A new Labour party “campaigning bible” is likely to concern disabled activists after the 24-page document failed to mention disability, social care or accessible transport and housing, but mentioned “working people” 18 times.
Let’s Get Britain’s Future Back suggests that issues of crucial importance to disabled people are unlikely to feature as priorities in Labour’s election campaigning.
Although this does not mean there will be no disability policies in the party’s election manifesto, it does suggest that disabled activists will have to fight hard for their concerns to be heard during the general election campaign.
The failure to reference disabled people, disability or social care was first highlighted by a disabled campaigner yesterday (Wednesday) on social media.
Although there is a section on repairing the NHS, there is no mention of repairing the social care system.
There is also no mention of addressing the harm caused by social care charging, which research by disabled campaigners has shown leads to tens of thousands of people across the country every year having debt collection action taken against them by their local authorities over unpaid charges.
Disability News Service (DNS) reported in October that Labour had dodged a promise made in 2022 that it would produce a policy on whether it would reduce or scrap care charges if it won power at the next general election.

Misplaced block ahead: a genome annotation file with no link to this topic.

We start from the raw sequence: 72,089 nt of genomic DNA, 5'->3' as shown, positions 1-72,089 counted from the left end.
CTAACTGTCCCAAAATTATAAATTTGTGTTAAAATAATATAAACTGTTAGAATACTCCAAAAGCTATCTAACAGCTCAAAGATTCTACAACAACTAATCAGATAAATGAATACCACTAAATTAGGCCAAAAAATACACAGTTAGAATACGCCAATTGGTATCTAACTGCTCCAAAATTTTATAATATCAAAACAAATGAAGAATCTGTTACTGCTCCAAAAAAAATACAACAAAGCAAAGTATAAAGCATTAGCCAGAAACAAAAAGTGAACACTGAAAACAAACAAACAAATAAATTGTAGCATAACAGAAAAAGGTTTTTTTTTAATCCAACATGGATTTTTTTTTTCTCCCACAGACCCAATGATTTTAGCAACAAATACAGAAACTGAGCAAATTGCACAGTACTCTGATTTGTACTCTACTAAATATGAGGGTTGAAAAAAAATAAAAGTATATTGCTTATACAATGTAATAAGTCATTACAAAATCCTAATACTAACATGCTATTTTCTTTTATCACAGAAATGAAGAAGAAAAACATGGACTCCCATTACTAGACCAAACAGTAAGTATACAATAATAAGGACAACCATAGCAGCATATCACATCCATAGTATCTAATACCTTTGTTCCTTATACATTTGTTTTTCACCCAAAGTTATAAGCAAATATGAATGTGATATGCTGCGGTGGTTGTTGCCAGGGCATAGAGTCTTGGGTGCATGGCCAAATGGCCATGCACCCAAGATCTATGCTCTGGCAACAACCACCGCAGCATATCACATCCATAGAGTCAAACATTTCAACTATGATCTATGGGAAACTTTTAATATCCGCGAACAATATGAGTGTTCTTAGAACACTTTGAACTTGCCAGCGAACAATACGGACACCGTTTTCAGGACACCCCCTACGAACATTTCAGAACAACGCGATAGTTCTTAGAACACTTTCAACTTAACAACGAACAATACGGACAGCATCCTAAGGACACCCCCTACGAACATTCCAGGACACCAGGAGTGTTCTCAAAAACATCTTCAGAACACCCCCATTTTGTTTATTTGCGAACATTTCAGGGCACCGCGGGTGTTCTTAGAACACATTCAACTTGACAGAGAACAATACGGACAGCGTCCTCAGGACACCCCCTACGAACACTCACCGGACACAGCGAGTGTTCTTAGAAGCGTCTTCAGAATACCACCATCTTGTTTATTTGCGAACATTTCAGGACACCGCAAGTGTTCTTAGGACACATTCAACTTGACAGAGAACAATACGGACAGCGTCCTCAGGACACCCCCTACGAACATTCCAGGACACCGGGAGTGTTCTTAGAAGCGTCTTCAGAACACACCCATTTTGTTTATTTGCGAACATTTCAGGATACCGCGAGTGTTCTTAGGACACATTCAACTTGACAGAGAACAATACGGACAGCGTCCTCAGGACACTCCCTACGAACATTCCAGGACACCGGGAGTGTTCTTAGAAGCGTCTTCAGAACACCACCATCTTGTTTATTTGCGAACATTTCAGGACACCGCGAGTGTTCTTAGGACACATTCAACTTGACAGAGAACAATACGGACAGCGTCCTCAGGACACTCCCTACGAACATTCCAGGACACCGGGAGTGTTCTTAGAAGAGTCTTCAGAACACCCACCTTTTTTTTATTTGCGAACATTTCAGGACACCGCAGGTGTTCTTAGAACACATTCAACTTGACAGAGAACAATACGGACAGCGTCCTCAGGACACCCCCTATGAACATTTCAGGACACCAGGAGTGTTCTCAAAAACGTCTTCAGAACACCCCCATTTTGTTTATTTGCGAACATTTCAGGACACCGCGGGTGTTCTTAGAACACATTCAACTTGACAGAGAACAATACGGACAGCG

Although Let’s Get Britain’s Future Back fails to mention disabled people, there are 18 mentions of “working people”.
The party, and Labour leader Sir Keir Starmer (pictured), have been continually criticised for their focus on working people, and their failure to highlight the many concerns faced by disabled people and those who cannot work.
Both Labour and the Conservatives almost completely sidelined disabled people at their party conferences, DNS research revealed in October.
In Manchester, only three of 21 Conservative ministers mentioned disabled people or disability in their main conference speeches, with just nine mentions of the words “disabled” or “disability” out of 44,000 words.
In Liverpool, only three of 24 conference speeches by Labour shadow ministers mentioned disability or disabled people, with 10 mentions in a total of 36,000 words, although there were commitments made by one shadow minister to the social model of disability, co-production and independent living.
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